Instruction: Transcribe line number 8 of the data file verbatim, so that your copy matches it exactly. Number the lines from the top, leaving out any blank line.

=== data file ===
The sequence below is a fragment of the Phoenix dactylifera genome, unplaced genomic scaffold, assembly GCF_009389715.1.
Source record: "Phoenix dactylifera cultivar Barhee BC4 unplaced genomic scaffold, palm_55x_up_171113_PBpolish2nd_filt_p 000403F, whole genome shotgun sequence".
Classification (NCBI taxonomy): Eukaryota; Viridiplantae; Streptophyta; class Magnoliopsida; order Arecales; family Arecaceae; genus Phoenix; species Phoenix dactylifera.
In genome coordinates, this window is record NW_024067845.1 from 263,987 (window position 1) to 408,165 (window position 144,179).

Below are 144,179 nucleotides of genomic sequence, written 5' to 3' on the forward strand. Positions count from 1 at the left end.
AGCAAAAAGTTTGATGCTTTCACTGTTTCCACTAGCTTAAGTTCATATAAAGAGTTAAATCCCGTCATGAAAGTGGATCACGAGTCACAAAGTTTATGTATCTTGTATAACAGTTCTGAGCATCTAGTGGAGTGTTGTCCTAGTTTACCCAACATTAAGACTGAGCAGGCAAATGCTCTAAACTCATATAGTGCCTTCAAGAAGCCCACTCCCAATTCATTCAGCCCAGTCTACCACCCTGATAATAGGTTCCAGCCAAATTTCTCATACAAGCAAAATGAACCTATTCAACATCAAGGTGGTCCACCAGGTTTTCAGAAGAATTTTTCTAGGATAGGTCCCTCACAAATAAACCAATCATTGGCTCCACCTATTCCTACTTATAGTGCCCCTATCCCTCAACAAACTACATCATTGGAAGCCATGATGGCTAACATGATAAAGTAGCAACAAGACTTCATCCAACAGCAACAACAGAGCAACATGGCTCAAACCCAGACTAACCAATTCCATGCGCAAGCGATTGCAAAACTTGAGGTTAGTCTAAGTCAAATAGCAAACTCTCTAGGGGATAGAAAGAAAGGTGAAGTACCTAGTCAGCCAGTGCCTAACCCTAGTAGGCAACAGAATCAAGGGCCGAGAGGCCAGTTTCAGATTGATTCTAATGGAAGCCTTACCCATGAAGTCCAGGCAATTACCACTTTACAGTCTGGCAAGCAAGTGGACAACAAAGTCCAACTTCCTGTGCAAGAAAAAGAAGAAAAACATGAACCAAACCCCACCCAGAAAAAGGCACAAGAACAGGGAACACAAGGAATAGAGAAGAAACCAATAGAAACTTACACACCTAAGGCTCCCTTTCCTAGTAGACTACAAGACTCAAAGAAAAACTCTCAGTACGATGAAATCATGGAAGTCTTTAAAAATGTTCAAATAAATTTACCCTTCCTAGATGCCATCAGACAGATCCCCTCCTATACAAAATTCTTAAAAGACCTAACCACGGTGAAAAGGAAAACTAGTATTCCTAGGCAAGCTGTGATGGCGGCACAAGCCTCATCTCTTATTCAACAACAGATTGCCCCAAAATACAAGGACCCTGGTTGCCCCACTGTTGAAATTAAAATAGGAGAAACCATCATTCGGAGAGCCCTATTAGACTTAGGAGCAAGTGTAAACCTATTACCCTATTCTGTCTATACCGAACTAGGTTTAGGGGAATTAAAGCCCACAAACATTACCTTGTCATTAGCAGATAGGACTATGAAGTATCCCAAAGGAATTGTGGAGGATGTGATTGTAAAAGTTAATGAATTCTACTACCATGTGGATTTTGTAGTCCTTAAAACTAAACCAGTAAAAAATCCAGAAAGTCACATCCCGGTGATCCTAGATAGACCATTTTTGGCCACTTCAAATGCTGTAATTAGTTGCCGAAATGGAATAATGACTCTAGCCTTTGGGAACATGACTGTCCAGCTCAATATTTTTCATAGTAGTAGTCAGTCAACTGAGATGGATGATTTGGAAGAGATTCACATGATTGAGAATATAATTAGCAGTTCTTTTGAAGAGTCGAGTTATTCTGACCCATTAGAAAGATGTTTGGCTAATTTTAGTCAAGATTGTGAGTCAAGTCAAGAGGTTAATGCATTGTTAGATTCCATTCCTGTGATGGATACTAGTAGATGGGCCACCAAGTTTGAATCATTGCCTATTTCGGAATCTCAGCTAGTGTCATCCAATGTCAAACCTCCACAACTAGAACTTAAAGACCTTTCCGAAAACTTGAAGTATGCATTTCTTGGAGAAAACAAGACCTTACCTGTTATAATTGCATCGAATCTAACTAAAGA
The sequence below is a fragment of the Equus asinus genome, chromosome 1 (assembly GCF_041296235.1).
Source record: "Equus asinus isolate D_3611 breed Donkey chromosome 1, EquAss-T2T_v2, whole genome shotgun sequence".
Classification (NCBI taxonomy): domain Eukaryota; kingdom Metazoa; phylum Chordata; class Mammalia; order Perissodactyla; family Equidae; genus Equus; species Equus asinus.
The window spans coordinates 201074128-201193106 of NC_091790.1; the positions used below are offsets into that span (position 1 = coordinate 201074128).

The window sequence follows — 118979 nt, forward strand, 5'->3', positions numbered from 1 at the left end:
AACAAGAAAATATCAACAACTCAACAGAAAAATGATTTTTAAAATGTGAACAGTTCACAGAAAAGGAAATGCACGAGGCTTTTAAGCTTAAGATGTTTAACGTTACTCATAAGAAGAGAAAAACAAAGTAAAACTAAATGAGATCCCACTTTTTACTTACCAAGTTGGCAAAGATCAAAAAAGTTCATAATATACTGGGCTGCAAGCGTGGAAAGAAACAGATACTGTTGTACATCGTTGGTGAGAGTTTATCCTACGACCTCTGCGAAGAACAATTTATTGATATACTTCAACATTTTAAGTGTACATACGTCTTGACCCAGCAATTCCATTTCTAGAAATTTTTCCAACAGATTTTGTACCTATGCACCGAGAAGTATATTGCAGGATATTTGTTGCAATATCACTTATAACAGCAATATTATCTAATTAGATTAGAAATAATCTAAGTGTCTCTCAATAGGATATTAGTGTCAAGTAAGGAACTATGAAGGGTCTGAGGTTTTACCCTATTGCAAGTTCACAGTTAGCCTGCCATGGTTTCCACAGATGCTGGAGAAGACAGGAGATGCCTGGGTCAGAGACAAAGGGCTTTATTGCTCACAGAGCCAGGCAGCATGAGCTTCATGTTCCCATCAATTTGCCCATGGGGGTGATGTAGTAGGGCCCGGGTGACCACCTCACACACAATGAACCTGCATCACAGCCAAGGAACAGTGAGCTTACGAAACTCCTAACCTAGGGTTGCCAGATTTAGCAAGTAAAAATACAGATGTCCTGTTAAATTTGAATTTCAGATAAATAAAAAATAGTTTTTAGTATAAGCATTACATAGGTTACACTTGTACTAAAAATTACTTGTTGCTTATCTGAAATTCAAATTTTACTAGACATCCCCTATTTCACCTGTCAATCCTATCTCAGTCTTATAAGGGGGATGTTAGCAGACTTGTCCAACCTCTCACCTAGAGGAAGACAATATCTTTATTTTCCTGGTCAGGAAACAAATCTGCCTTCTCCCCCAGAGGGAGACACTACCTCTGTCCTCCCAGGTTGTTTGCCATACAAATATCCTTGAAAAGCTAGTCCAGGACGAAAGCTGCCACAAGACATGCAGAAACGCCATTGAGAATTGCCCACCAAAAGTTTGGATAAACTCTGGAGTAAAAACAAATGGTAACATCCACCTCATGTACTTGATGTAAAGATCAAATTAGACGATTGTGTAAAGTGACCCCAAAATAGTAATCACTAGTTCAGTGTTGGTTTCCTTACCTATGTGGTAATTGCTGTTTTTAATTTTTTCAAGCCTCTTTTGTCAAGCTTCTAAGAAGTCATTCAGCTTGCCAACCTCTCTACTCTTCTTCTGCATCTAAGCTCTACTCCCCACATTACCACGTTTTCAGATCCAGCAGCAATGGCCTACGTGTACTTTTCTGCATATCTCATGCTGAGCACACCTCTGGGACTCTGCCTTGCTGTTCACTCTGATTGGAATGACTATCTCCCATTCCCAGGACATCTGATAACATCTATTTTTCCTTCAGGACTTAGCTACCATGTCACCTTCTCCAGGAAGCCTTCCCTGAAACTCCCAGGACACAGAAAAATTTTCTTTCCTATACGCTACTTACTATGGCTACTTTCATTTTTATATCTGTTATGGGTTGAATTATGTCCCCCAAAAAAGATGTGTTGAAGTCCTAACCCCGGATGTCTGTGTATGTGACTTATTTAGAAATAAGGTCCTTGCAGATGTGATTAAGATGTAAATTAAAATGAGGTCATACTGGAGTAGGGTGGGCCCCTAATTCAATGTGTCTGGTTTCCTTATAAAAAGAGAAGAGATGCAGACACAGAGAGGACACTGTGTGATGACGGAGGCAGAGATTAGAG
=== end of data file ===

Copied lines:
Source record: "Equus asinus isolate D_3611 breed Donkey chromosome 1, EquAss-T2T_v2, whole genome shotgun sequence".